Q. How do you determine which streets are going to be paved?
A. It’s much cheaper to preserve a street by resurfacing it than it is to rebuild a damaged street ($20 per square yard to resurface vs. $140 per square yard to reconstruct). So for the same amount of money we can raise the condition of one city block from Poor to Excellent (pavement reconstruction), or we can improve seven city blocks from Fair to Excellent (pavement preservation). For this reason, we spend 80% of our scarce resources on Fair streets and only 20% on Poor streets. Preserving what we have must continue until additional paving money becomes available.
Q. Why isn’t there enough money for street maintenance?It's quite a feedback loop--the greater the fuel efficiency of cars, the less money we have for infrastructure. What happens when fuel efficiency doubles, as it's supposed to by 2025? Will we double or quadruple the gas tax to make up the difference? That seems unlikely.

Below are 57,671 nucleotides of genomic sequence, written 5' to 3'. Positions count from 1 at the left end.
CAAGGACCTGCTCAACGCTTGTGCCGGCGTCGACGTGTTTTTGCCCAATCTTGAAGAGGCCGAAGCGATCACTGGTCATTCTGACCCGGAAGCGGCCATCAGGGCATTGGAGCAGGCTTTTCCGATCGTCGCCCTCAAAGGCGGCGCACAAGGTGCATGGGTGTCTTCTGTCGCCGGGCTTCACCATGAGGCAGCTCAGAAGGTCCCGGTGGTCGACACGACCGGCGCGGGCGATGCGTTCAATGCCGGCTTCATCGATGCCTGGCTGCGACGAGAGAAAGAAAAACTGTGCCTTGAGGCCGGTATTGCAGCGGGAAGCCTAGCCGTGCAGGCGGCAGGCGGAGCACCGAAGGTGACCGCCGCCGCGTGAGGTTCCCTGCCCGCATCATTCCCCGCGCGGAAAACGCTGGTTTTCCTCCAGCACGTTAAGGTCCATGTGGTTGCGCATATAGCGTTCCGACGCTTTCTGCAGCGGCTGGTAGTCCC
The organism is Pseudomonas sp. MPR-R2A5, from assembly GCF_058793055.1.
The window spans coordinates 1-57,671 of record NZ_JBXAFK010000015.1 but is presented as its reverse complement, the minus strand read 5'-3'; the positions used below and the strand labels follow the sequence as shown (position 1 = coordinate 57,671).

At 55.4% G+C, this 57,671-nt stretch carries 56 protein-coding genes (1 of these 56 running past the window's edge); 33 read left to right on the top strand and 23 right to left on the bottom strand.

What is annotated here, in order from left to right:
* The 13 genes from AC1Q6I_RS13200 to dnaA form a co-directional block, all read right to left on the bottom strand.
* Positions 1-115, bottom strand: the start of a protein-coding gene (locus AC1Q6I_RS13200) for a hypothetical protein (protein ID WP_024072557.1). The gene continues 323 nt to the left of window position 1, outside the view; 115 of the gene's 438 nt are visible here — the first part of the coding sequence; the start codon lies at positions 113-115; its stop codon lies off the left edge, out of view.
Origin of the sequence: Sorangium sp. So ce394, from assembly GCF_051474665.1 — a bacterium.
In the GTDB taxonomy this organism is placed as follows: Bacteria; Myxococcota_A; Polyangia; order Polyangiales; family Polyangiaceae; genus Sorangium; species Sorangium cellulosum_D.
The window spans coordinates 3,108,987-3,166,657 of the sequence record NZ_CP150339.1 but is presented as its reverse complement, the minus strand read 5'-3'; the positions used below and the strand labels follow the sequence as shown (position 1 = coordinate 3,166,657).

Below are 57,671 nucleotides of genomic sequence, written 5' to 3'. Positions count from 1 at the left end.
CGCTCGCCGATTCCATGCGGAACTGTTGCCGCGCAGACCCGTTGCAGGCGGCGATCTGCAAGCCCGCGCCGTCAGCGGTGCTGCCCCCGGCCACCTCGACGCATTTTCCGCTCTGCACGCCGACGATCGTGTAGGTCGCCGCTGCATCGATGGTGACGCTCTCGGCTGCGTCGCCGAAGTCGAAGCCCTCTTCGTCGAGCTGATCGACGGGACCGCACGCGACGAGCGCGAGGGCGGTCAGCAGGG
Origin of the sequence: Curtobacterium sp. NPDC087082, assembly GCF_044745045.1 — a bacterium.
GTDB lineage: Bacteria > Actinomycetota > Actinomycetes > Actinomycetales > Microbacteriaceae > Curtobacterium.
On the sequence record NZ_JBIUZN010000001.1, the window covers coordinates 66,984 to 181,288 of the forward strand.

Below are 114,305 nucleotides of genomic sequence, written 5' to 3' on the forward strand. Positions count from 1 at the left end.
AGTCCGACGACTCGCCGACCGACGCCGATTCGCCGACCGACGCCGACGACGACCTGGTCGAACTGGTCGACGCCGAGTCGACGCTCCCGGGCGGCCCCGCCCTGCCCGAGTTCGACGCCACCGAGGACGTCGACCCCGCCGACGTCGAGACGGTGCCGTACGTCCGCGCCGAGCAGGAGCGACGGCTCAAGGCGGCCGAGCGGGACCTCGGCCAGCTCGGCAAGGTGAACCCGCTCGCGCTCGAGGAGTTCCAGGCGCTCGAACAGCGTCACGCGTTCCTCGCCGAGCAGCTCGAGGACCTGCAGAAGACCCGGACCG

A. In part, improvements in fuel efficiency have led to lower gas tax revenue for cities. For example, in 1993, cars averaged 10 miles per gallon and the Gas Tax was $0.18 per gallon. Today, cars get 30 miles per gallon, yet the Gas Tax is still $0.18 per gallon. As a result, we’re driving more and paying less.
People (well, some people) have been complaining for years that the externalities of driving--pollution, climate change, infrastructure costs, etc.--are unfairly subsidized by the general public. At some point, will the costs associated with driving become prohibitively expensive? What happens then? Clearly, something's gotta give.